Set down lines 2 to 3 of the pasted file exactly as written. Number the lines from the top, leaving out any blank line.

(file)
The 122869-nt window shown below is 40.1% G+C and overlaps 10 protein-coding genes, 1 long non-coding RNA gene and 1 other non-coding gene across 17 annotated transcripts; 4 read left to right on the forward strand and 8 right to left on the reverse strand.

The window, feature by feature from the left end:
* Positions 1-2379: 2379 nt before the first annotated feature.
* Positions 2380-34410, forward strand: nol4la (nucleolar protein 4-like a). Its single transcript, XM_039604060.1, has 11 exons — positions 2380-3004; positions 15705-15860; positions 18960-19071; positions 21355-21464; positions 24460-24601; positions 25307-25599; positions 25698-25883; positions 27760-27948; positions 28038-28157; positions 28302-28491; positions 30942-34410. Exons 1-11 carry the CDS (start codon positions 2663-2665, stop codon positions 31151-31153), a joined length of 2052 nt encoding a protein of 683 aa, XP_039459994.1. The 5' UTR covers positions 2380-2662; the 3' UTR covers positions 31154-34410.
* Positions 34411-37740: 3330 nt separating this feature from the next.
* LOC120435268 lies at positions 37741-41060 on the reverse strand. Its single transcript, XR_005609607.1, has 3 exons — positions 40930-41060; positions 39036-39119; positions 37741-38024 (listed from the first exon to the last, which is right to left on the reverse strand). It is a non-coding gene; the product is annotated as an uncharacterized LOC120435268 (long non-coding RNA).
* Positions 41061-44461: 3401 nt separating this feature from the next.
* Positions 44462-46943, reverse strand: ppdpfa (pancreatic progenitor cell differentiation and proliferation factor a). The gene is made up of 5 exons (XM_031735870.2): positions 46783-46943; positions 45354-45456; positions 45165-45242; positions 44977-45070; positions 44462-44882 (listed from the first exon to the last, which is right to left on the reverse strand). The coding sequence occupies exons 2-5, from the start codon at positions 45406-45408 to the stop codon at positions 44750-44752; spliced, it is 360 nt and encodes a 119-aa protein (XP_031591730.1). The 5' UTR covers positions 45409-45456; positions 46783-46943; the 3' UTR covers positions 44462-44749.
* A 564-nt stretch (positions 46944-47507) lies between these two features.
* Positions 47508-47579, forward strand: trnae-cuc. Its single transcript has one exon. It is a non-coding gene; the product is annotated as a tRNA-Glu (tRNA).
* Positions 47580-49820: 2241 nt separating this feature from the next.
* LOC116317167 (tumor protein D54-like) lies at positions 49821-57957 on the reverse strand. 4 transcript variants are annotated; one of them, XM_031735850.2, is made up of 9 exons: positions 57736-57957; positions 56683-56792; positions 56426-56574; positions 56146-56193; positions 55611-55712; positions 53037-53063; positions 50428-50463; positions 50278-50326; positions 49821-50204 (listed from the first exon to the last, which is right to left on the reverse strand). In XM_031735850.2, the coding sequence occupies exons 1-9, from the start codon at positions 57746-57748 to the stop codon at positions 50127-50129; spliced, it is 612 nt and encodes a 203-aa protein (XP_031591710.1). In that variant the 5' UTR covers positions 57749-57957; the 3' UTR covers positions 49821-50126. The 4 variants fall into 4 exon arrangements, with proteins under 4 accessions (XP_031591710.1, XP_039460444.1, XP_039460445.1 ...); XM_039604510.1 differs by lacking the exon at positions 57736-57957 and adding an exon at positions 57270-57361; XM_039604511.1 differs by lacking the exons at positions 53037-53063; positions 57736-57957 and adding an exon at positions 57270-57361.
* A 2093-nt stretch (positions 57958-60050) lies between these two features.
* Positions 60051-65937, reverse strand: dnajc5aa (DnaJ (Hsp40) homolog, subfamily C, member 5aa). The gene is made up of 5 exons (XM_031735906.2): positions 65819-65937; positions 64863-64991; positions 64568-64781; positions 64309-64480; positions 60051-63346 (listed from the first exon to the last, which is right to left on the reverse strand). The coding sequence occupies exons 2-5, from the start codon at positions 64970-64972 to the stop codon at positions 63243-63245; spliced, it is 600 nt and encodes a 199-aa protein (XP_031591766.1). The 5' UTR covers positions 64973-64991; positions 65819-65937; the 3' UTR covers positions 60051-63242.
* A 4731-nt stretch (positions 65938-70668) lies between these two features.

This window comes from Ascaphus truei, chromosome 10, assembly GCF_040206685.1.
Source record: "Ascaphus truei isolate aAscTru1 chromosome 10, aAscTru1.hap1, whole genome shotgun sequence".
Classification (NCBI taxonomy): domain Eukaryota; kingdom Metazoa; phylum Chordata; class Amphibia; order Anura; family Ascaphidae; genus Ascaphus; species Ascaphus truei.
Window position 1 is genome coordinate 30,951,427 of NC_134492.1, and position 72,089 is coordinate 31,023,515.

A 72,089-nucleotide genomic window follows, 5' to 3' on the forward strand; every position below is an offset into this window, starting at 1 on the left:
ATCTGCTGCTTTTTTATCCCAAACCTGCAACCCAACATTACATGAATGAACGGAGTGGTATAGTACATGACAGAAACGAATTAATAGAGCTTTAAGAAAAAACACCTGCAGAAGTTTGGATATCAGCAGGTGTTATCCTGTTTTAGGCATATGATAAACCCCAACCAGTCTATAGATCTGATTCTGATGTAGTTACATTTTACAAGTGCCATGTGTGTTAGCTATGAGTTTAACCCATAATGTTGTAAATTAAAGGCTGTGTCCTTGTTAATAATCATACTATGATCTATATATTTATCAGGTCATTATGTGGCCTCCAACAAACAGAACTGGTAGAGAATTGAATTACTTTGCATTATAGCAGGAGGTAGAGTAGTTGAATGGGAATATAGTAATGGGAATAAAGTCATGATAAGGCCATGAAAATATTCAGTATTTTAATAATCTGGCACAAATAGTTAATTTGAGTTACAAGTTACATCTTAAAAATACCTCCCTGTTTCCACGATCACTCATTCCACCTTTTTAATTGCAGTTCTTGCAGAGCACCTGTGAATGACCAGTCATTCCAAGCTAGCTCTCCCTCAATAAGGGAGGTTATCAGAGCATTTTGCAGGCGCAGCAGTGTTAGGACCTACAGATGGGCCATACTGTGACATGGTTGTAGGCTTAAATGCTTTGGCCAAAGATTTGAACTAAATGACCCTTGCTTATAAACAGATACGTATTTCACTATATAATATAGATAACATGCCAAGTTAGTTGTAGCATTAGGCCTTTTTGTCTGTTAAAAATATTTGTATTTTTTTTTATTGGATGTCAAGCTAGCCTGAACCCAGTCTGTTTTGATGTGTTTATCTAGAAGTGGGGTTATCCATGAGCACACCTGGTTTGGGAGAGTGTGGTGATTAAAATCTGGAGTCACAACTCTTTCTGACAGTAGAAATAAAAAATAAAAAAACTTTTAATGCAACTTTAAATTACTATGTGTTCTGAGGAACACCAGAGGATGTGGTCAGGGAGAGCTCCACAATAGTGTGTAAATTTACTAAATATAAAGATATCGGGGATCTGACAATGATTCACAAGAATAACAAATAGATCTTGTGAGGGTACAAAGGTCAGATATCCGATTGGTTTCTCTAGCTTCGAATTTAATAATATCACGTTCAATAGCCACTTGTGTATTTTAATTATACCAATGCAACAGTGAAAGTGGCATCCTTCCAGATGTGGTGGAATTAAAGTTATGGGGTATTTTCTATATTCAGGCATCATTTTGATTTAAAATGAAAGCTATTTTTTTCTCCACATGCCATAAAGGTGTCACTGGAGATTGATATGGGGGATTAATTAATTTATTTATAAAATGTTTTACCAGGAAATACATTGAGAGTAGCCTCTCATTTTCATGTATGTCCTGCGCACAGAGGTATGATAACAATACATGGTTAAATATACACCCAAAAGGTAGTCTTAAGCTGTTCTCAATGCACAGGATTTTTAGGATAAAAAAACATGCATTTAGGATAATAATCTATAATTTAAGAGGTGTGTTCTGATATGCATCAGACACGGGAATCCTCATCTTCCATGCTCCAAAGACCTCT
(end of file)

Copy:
The window, feature by feature from the left end:
* Positions 1-2379: 2379 nt before the first annotated feature.